Snakes:

98 ~ 78, 95 ~ 75, 93 ~ 73, 87 ~ 24, 64 ~ 60, 62 ~ 19, 56 ~ 53, 49 ~ 11, 48 ~ 26, 16 ~ 6

Ladders:

1 ~ 38, 4 ~ 14, 9 ~ 31, 21 ~ 42, 28 ~ 84, 36 ~ 44, 51 ~ 67, 71 ~ 91, 80 ~ 100

I decided to use a simple List implementation for this. This might most likely be the Brute-Force implementation (I know several ways to make it better but none to make it worse). One way to make it more efficient would be to use 82 by 82 matrix instead of 101 by 101.

The advantage of using this implementation over the 82 by 82 matrix (apart from easy implementation) is that this method can be used for any snakes and ladders board variation. It also allows us to check for some hypothetical cases or answer more important questions. Eg: What is the best way to position snakes and ladders for maximum thrill to a player?  

Building the non-Trivial transition matrix

 /**
  * @return 101X101 Transition Matrix for case: non-Trivial
  */
 public Matrix nonTrivialMatrix() {
  int playerPosition,matrixSize=101,difference;  
  List<Integer> from = Arrays.asList(1, 4, 9, 21, 28, 36, 51, 71, 80, 98, 95, 93, 87, 64, 62, 56, 49, 48, 16);
  List<Integer> to = Arrays.asList(38, 14, 31, 42, 84, 44, 67, 91, 100, 78, 75, 73, 24, 60, 19, 53, 11, 26, 6);
  double probability = 1.0 / 6;
  double transitionM[][] = new double[matrixSize][matrixSize];

  for (playerPosition = 0; playerPosition < transitionM.length; playerPosition++) {
   if (!from.contains(playerPosition)) {
    for (int i = 1; i <= 6; i++) {
     if ((difference = 6 - playerPosition) <= 6) {
      for (int k = 1; k < difference; k++) {
       if (from.contains(playerPosition + k)) {
        transitionM[playerPosition][to.get(from.indexOf(playerPosition + k))] = probability;
       } else {
        transitionM[playerPosition][playerPosition + k] = probability;
       }
      }
      if (from.contains(playerPosition)) {
       transitionM[playerPosition][to.get(from.indexOf(playerPosition))] = (6 - difference + 1) * probability;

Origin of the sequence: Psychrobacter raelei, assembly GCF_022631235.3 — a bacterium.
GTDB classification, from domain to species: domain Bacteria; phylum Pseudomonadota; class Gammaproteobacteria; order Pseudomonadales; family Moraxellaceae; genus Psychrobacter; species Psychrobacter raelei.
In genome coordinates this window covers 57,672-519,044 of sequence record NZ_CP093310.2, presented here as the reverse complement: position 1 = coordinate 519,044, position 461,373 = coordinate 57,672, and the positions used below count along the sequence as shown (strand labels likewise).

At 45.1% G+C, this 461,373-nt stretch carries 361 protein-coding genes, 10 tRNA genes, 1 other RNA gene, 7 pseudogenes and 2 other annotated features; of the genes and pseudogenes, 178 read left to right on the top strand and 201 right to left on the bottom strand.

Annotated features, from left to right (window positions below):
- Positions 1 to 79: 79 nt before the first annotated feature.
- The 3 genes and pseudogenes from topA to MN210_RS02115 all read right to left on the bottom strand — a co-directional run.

} else {
       transitionM[playerPosition][playerPosition] = (6 - difference + 1) * probability;
      }

     } else {
      if (from.contains(playerPosition + i)) {
       transitionM[playerPosition][to.get(from.indexOf(playerPosition + i))] = transitionM[playerPosition][to.get(from.indexOf(playerPosition + i))] + probability;
      } else {
       transitionM[playerPosition][playerPosition + i] = transitionM[playerPosition][playerPosition + i] + probability;
      }
     }
    }
   }
  }
  return new Matrix(transitionM);
 }

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Probability Vector


Probability vectors represents the probability of being on a certain square after n dice rolls. It is a vector with non-negative entries that add up to one.
implies that the probability of being on square 0 is 1. This is our input. 






......

If P is the Trivial transition matrix,  

If P is the non-Trivial transition matrix.



Building the Probability Vector

 /**
  * @return Probability Vector with 1 being the first element
  */
 public Matrix probabilityVector() {
  double probabilityV[] = new double[101];
  probabilityV[0] = 1;
  return new Matrix(probabilityV, 1);
 }

Question 1: 

Probability of being on square s after n dice rolls:

Using Vn-1 * P = Vn


 /**
  * @param transitionMatrix